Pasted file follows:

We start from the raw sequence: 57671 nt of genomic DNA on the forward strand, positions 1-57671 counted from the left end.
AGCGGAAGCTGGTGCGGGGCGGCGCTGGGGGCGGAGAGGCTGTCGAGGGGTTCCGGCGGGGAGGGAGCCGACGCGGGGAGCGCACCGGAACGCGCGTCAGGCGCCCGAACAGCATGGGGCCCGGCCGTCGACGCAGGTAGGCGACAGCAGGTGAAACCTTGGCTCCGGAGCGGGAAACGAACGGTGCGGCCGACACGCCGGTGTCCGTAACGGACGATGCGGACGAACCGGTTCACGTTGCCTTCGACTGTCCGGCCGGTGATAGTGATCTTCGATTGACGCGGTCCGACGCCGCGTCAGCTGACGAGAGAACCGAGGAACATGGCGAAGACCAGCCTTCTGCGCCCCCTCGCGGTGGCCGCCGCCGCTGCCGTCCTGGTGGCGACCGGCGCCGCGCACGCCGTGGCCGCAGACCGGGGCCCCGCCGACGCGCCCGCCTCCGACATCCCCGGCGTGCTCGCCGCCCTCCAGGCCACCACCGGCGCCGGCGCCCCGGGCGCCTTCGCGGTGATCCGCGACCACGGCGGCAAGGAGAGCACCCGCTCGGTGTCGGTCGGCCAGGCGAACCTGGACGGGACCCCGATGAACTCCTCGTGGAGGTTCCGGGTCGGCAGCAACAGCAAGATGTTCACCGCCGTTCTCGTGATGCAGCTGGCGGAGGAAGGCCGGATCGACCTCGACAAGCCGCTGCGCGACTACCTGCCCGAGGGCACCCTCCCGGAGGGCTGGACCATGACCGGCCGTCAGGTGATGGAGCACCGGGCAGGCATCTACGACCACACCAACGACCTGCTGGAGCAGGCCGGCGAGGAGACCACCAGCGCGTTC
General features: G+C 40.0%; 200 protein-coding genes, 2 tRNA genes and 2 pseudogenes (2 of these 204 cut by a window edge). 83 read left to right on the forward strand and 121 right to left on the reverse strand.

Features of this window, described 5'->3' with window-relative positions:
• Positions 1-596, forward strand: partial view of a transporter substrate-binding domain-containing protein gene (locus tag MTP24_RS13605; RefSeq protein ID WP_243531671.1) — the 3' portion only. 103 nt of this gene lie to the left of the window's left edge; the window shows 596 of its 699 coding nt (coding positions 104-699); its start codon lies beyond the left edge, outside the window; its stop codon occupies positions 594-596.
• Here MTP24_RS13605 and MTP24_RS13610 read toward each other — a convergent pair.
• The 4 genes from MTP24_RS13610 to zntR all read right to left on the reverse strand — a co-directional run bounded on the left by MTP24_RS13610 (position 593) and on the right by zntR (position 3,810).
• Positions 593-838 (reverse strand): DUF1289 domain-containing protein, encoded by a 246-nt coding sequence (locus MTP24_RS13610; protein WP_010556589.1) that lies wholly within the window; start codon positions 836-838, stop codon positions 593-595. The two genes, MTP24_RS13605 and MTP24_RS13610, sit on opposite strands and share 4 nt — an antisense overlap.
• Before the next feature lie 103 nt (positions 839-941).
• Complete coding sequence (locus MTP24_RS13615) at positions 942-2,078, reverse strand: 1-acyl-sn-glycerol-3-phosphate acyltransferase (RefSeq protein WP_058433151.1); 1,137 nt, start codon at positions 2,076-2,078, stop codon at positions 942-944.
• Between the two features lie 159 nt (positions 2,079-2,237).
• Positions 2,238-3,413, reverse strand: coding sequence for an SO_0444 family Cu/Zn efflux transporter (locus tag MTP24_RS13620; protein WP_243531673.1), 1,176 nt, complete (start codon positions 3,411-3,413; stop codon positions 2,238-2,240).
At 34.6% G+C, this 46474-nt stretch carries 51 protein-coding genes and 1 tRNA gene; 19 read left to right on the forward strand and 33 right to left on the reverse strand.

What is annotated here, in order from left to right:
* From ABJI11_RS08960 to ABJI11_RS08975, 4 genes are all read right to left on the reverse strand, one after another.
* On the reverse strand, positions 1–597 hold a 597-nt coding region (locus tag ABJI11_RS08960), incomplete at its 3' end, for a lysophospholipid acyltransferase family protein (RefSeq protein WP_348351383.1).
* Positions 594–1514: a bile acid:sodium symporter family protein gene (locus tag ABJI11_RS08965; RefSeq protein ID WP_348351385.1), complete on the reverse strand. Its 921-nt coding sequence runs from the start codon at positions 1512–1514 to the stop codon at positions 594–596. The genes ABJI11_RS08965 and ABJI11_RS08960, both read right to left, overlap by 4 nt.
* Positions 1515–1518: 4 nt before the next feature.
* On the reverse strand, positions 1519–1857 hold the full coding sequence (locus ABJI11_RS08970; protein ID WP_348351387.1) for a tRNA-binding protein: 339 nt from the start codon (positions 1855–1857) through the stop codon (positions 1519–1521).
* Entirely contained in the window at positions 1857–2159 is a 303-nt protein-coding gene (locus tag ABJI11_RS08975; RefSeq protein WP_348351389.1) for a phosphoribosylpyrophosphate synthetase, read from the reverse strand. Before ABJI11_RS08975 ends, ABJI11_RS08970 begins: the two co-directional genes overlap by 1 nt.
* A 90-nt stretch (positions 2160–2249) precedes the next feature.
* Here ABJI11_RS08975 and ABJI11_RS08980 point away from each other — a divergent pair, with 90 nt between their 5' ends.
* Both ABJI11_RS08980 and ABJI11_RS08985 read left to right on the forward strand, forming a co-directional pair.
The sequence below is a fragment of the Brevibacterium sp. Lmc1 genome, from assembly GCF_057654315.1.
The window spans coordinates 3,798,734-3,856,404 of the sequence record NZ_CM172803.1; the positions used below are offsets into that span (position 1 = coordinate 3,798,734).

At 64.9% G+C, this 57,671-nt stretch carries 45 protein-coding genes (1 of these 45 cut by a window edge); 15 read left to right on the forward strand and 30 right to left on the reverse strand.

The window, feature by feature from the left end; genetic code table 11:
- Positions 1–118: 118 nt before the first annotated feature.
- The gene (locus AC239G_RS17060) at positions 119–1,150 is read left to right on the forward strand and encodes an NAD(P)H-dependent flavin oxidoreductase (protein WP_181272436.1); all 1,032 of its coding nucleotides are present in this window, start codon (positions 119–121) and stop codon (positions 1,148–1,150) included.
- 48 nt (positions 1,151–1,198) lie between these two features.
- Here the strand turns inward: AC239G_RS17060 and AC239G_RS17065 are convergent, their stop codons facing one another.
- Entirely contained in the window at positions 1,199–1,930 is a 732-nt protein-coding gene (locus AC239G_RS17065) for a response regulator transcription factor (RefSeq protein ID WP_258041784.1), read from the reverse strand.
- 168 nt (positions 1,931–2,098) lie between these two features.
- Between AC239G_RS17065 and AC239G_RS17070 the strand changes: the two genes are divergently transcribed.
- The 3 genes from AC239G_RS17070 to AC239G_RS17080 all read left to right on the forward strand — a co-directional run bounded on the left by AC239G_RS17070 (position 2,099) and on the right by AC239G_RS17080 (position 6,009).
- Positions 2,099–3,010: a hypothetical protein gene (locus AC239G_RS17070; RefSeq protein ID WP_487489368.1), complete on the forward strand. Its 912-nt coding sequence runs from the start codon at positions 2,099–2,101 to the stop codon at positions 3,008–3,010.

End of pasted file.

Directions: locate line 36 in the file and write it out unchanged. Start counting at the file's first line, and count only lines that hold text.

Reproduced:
- Positions 2,099–3,010: a hypothetical protein gene (locus AC239G_RS17070; RefSeq protein ID WP_487489368.1), complete on the forward strand. Its 912-nt coding sequence runs from the start codon at positions 2,099–2,101 to the stop codon at positions 3,008–3,010.